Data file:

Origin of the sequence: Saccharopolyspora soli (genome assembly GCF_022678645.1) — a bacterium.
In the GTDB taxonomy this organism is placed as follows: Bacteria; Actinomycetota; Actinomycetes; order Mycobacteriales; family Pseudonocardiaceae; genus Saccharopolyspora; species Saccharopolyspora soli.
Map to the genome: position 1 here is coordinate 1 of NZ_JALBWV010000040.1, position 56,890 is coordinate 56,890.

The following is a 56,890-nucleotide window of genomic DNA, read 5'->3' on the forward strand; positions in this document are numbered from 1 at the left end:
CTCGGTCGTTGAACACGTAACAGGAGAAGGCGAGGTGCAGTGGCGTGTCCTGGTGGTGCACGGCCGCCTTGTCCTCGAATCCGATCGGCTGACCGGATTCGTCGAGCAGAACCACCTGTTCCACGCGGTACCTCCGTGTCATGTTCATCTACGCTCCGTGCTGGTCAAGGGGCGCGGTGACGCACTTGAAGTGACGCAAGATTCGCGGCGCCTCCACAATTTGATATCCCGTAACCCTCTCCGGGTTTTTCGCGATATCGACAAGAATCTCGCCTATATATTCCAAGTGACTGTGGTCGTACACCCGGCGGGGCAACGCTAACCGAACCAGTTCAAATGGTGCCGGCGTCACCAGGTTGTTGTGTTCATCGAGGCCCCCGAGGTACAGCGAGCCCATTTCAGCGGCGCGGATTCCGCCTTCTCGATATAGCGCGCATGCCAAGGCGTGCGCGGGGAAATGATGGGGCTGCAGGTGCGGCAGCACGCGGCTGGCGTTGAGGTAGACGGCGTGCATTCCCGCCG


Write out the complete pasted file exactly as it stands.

Origin of the sequence: Saccharopolyspora soli (genome assembly GCF_022678645.1) — a bacterium.
In the GTDB taxonomy this organism is placed as follows: Bacteria; Actinomycetota; Actinomycetes; order Mycobacteriales; family Pseudonocardiaceae; genus Saccharopolyspora; species Saccharopolyspora soli.
Map to the genome: position 1 here is coordinate 1 of NZ_JALBWV010000040.1, position 56,890 is coordinate 56,890.

The following is a 56,890-nucleotide window of genomic DNA, read 5'->3' on the forward strand; positions in this document are numbered from 1 at the left end:
CTCGGTCGTTGAACACGTAACAGGAGAAGGCGAGGTGCAGTGGCGTGTCCTGGTGGTGCACGGCCGCCTTGTCCTCGAATCCGATCGGCTGACCGGATTCGTCGAGCAGAACCACCTGTTCCACGCGGTACCTCCGTGTCATGTTCATCTACGCTCCGTGCTGGTCAAGGGGCGCGGTGACGCACTTGAAGTGACGCAAGATTCGCGGCGCCTCCACAATTTGATATCCCGTAACCCTCTCCGGGTTTTTCGCGATATCGACAAGAATCTCGCCTATATATTCCAAGTGACTGTGGTCGTACACCCGGCGGGGCAACGCTAACCGAACCAGTTCAAATGGTGCCGGCGTCACCAGGTTGTTGTGTTCATCGAGGCCCCCGAGGTACAGCGAGCCCATTTCAGCGGCGCGGATTCCGCCTTCTCGATATAGCGCGCATGCCAAGGCGTGCGCGGGGAAATGATGGGGCTGCAGGTGCGGCAGCACGCGGCTGGCGTTGAGGTAGACGGCGTGCATTCCCGCCG